Pruning for the 2014 vintage

It may be winter, and the vines might be dormant, but vineyard workers are awake and bustling with winter activities in preparation for the 2014 vintage.

The grape vines in the Yakima Valley are bare and the next grape harvest is eight months away, but in order to produce the best quality grapes, effort is required now.

Unpruned Yakima Valley Cabernet Sauvignon vine

Pruning sets the stage for the upcoming growing season. Proper pruning allows
better sunlight penetration and airflow for each vine. It also allows the grower to directly control grape yields, which in turn impacts the fruit’s balance and intensity.

Less fruit per vine makes the resulting wines more intense and complex. In wine, it’s very much a trade-off between quality and quantity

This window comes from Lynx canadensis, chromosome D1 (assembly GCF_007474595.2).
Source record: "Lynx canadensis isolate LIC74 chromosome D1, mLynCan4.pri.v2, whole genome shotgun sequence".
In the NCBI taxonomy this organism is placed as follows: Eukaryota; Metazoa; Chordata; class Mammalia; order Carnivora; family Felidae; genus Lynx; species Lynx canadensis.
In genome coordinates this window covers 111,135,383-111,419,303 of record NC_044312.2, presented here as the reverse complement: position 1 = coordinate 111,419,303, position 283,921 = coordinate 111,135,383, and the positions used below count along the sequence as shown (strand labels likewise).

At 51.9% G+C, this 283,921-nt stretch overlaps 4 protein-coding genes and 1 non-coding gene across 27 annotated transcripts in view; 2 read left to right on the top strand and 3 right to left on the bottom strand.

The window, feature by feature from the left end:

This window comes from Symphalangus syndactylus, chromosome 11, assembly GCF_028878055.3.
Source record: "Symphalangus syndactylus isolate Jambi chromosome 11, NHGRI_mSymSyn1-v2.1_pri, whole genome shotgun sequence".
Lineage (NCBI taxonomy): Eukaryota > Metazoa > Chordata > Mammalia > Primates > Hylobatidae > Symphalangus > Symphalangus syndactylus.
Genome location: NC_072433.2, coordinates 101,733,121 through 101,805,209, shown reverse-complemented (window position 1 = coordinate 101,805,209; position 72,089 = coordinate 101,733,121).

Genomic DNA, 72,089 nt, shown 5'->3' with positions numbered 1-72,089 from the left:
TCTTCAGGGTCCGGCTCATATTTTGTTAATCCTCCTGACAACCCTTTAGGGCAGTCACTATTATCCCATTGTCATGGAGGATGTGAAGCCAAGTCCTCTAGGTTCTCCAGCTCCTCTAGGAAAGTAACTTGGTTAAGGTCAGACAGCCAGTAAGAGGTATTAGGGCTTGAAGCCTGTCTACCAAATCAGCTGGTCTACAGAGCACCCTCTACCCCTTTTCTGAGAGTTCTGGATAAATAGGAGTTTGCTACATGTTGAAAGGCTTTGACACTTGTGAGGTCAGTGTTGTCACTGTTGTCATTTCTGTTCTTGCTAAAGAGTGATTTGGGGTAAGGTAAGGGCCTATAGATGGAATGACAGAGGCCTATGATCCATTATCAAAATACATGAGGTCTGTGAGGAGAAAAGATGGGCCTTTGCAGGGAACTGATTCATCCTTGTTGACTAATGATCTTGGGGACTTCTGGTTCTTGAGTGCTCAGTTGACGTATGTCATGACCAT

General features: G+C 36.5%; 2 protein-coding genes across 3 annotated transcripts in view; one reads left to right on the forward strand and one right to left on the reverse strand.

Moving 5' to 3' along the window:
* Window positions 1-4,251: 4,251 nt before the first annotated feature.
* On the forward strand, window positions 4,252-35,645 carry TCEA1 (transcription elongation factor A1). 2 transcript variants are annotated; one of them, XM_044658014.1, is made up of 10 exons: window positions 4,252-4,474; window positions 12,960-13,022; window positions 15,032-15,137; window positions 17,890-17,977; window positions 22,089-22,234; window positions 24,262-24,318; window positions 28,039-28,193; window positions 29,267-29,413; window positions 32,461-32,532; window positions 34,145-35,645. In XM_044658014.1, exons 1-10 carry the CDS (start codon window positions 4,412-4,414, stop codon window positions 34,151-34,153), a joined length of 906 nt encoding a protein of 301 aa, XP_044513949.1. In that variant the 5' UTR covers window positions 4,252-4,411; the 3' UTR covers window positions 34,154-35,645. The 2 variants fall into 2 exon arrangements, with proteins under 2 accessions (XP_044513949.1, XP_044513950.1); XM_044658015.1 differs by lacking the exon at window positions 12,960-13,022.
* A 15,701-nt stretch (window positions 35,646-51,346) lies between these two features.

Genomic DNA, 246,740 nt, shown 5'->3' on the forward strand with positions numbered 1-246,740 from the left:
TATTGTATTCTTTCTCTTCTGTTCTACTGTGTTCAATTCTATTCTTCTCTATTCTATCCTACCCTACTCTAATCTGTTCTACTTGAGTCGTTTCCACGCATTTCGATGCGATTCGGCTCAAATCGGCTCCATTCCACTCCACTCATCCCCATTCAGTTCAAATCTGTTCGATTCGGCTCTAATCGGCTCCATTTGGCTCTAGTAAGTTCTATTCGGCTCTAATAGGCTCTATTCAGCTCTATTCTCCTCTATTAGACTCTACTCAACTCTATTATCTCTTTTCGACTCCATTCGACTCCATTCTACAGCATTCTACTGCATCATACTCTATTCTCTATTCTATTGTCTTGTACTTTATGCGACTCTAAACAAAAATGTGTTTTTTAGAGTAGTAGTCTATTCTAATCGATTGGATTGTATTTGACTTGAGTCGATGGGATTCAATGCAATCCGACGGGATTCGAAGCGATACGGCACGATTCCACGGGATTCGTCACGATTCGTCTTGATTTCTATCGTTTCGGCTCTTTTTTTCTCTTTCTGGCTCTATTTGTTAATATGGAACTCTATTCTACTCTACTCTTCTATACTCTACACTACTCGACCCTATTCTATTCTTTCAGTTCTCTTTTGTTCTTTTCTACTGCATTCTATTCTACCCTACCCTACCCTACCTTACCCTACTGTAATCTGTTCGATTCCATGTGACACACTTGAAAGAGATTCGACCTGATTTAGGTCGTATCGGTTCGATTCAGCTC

Pruned Yakima Valley Cabernet Sauvignon vinePruning requires training and commitment.  If you don’t prune hard enough, you will be forcing the vine to do more than it is comfortable doing and causing it to exert too much energy early in the season, greatly affecting the quality of the fruit.

For winemakers to achieve an ultra-premium Cabernet for example, they need to start with fruit that is cropped around three tons per acre.  This requires each vine to be hand managed approximately ten times during the growing season.

The first of ten “touches” by the vineyard crew is pruning.  Growers need to prune as aggressive as possible while at the same time leaving a little “insurance” in the form of a couple extra buds to compensate for what Mother Nature may throw out during the growing season. If too many buds are left, that leaves extra work for the vine to do, making it much more difficult for that vine to achieve its end goal: ripeness.


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